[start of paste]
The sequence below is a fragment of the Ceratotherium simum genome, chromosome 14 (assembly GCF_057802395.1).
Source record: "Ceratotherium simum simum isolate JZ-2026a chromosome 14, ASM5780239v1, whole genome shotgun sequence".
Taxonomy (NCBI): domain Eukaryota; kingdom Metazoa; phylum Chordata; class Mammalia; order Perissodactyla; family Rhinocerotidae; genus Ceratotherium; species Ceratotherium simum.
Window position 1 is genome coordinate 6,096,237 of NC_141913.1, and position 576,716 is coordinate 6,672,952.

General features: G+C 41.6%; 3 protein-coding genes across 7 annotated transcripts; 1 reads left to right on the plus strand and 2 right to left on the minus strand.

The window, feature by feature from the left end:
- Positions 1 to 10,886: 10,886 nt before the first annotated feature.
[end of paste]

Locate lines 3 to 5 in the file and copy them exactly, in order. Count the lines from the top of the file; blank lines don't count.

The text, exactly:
Taxonomy (NCBI): domain Eukaryota; kingdom Metazoa; phylum Chordata; class Mammalia; order Perissodactyla; family Rhinocerotidae; genus Ceratotherium; species Ceratotherium simum.
Window position 1 is genome coordinate 6,096,237 of NC_141913.1, and position 576,716 is coordinate 6,672,952.

General features: G+C 41.6%; 3 protein-coding genes across 7 annotated transcripts; 1 reads left to right on the plus strand and 2 right to left on the minus strand.